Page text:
By Michele Gruenhage, M.A, C.C.C., R.C.C


Frequently people come into my office unsure about whether their relationship is worth saving or if it is beyond repair.  As couples tell me the story of their relationship I hear them describe the ways they each feel hurt, lonely, and discouraged.  Sometimes couples come in soon after they recognize they need support in communicating with each other in better ways. They haven’t had much conflict and they feel terrible about the things they recently said to each other in the heat of the moment.


More often, however, couples have been coping with their painful dynamics for years, and their level of discouragement is high, and their hope is low.  They have ingrained patterns of fighting – yelling, screaming, name-calling, and/or silence. The Four Horsemen are running rampant. They feel embarrassed and worried about how all of the fighting is affecting their kids.  Maybe there has been an emotional or sexual affair. Maybe one or both partners struggle with addiction – gambling, pornography, drugs, and/or alcohol.


I often ask clients “Why do you stay in this relationship?”  Or “What is your commitment to working on this relationship?”.  These are some of the answers I hear regularly:


  • I still love my partner

  • I don’t want to break up our family

  • I don’t want to give up because I made a vow/commitment

  • I think there is still hope

  • I am in 100%


  • I have one foot out the door

  • I don’t even know why I’m here

  • My faith/culture doesn’t believe in divorce

  • I’m only here because my partner made me come

  • I’m committed as long as my partner is committed

  • I have lost hope but feel stuck

My job as a therapist is not to tell couples whether they should stay in their relationship or end their relationship -

I do help people understand the strengths that exist in their relationship, and the places they need support.  In this way, I help clients figure out what kind of effort they are willing to put into their relationship, or if it’s time to end it.  If both partners are willing to try, I help them gain new skills in healthier communication.


There does come a point for many people where they are weighing out their reasons for leaving and their reasons for staying.  They go back and forth in their minds trying to make the best decision, but it is not clear. Their partner is not horrible ALL the time.  They have a couple of days without fighting and feel themselves relax a bit. But then their partner uses that tone, makes that face, or says something critical, and once again the idea of leaving seems like the only choice.  A wave of guilt hits as they think, “But what about the kids?” Is it better for the kids if I stay? Should I or can I sacrifice my happiness for my children’s happiness?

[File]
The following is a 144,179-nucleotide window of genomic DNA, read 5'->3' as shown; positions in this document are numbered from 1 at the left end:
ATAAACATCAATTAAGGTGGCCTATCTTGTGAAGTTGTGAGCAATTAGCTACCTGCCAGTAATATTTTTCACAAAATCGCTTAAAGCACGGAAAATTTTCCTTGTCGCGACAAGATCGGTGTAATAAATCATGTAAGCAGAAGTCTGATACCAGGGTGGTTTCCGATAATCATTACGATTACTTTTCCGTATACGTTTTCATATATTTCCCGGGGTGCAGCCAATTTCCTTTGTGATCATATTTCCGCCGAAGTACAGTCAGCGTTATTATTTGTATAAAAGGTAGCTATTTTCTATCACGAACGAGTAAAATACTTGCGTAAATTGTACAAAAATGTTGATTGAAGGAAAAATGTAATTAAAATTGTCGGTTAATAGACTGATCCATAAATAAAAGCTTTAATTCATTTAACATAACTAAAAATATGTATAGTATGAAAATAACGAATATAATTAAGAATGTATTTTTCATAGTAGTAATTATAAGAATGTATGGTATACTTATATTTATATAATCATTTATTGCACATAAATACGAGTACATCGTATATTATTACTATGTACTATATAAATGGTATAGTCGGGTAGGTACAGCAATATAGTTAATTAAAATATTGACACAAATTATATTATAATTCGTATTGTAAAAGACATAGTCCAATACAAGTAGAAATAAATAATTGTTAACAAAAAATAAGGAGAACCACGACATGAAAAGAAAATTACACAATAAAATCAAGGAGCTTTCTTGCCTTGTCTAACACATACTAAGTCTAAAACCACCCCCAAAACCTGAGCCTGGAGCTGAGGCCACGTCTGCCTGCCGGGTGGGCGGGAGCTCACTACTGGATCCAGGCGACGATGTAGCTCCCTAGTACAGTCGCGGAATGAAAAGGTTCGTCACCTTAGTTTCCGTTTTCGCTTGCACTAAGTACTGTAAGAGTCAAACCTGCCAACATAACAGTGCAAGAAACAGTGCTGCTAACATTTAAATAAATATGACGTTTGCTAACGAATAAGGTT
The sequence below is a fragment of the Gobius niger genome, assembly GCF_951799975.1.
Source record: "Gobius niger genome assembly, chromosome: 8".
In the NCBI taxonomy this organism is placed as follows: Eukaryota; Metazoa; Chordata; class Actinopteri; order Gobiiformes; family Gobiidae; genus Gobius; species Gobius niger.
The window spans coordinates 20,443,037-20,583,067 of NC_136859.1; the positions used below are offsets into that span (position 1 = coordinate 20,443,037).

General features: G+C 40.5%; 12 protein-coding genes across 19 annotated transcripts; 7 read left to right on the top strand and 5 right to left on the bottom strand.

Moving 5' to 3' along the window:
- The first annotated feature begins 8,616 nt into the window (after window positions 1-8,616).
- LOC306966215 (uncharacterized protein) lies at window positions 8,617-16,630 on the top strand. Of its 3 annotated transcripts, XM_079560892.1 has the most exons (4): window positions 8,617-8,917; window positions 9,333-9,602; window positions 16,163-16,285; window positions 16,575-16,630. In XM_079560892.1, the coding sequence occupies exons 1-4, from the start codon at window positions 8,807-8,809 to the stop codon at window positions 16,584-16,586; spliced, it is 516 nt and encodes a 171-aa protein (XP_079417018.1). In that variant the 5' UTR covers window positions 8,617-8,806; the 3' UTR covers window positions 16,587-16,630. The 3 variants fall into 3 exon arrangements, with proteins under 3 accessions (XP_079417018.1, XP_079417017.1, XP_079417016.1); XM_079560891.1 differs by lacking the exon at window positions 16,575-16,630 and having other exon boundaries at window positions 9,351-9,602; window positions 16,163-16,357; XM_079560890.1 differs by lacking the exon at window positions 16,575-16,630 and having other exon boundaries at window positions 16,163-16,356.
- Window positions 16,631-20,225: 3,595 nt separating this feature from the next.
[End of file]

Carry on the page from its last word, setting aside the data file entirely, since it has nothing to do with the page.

In his book Raising an Emotionally Intelligent Child, Gottman explains:


With so much evidence pointing to the harmful effects of divorce on children, unhappily married parents may wonder whether it’s best to stay in a truly miserable and undeniably hopeless marriage for their children’s welfare.  Our research, and that of others, answers this question with a definite and resounding no. That’s because certain kinds of marital conflict can have the same deleterious effects on children as divorce. In other words, it’s not necessarily the divorce that hurts kids, but the intense hostility and bad communication that can develop between unhappily married mothers and fathers and may continue after the divorce. (p.145)


I think a key point here in determining whether it is time to leave is if you can say you are in a ‘truly miserable and undeniably hopeless marriage’.  That is a hard thing for a lot of people to know for certain.  Can you rally the energy to try something more? Will you and your partner both commit to trying?  Have you already given it your best effort?


Many people experience being in a type of ‘limbo’ as they go back and forth in their minds about staying or leaving.  Many others feel unable to decide and, essentially make the decision to not make a decision. I think it’s important to say that it’s ok not to know and to be in this place.  Many people stay in this place for quite a while.


So what’s the answer to the question – When is it Time to Say this Relationship is Over?


The truth is only you can say.  Other people might suggest it’s not that hard, but it’s not so simple when it’s your relationship.  Take your time. Get some support. Be kind to yourself.




Michele Gruenhage is a Canadian Certified Counsellor and Registered Clinical Counsellor with a Masters Degree in Counselling Psychology, who is passionate about helping people of all ages experience greater emotional wellness.

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